Aristotle begins his exploration into the most outstanding life by attempting to figure what the highest possible good achievable is for human beings. He comes to the conclusion that most people will agree that happiness is the most sought after good. Happiness is self-sufficient and is the complete end of things pursued. However, they cannot seem to agree how to achieve happiness and what happiness is. In order to figure out what happiness is, Aristotle must evaluate the true function of human beings. This true function, as seen by Aristotle, is the key to achieving happiness. Aristotle describes happiness by saying:
An ethical issue that is debated in our society is the concern of driving while intoxicated. Although this was naturally not the case during Aristotle&#8217;s time, many of his ethical beliefs can be applied to refute this dilemma. I will prove the standing issue to be unethical through Aristotle&#8217;s discussion of virtue and his concept of voluntary/involuntary actions in the Nicomachean Ethics.
Now we move on to a more pressing question: how do you attain happiness? Aristotle holds that “perhaps we shall find the best good (happiness) if we first find the function of a human being” (1.7.1097b24). He explains that as trades-people have functions so must human beings have function. This function must also set humans apart form the vegetable and animal kingdoms in order to be a truly human function. “The remaining possibility, then, is some sort of life or action of the [part of the soul] that has reason”(1.7.1098a3).
“For we may be said to desire all things as means to something else except indeed happiness, as happiness is the end or perfect state” (page 230, Mayfield). As Aristotle said that our ultimate goal is happiness but in order to reach happiness you have to succeed. “Relaxation then is not an end. We enjoy it as a means to activity; but it seems that the happy life is a life of virtue, and such a life is serious, it is not one of mere amusement. We speak of serious things too as better than things which are ridiculous and amusing, and of the activity of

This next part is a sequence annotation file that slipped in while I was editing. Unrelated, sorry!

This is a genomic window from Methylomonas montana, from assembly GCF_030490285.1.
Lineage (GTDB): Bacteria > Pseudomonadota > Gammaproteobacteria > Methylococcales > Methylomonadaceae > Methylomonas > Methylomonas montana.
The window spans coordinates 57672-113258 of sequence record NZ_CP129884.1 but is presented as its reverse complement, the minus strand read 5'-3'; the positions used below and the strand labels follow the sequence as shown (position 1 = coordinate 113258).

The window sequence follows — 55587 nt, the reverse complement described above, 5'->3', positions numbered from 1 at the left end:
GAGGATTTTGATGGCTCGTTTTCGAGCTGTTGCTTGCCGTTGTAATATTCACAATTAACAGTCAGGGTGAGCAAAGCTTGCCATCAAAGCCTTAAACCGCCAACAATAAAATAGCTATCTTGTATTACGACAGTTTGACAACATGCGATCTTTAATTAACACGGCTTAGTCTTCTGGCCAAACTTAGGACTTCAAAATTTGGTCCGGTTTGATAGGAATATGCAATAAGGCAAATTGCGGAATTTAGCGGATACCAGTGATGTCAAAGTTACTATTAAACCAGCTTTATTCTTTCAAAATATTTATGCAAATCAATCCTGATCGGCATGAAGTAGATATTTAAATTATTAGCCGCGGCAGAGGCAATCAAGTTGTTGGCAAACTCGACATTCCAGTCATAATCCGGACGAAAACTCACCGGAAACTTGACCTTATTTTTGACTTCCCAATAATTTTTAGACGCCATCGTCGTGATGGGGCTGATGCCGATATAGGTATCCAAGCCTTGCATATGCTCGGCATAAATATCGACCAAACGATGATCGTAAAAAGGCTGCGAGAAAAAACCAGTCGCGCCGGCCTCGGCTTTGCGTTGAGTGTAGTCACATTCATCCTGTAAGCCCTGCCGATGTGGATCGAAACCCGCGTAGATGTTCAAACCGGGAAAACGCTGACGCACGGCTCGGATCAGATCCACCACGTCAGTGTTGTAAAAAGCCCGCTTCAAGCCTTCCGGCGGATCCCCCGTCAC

Aristotle, one of the greatest philosophers of all time created an idea that happiness is the ultimate end goal. This world renowned philosopher argues that exercising a fulfilling life will lead to happiness. Likewise, happiness is said to be the ultimate end goal of all activities in life. Basically, Aristotle portrays every activity as a subordinate to becoming happy. He argues that being self sufficient, and leading a fulfilling life will create happiness through virtue. A virtuous person is noble and possess the ability to rationalize. In order to be noble one must posses the ability to create equilibrium of the soul. That is, staying within the mean. Similar to the mean, Aristotle depicts
Is life really about the 'money', the 'cash', the 'hoes', who has the biggest gold chain or who drives the shiniest or fastest car, who sells the most albums or who has the most respect? Aristotle challenges views, which are similar to the ones held and shown by rap artists such as Jay-Z and the Notorious B.I.G., by observing that everything in the universe, including humans, has a telos, or goal in life. He states that the goal of a human life is to achieve happiness or eudaimonia. I believe that Aristotle is completely correct in his reasoning of the purpose of human nature. He even explains how happiness is different for every person, and each different type of person has a different idea of eudaimonia. He then
According to the philosophy of happiness (14, 15, 16 & 17), Aristotle stated the factors that make happiness as good health, money, relationships and good moral behavior. Aristotle pointed out that happiness was the ultimate desire for human being leaving nothing more to be desired. The happiness is sought for its own sake unlike other things which are sought in order to achieve happiness. Aristotle understood that for an individual to be happy one must be of good morals and can suffer to achieve the greater happiness later in the long run. Many individuals believe that
truths, and forms. He had no room in his views for imagination and what he saw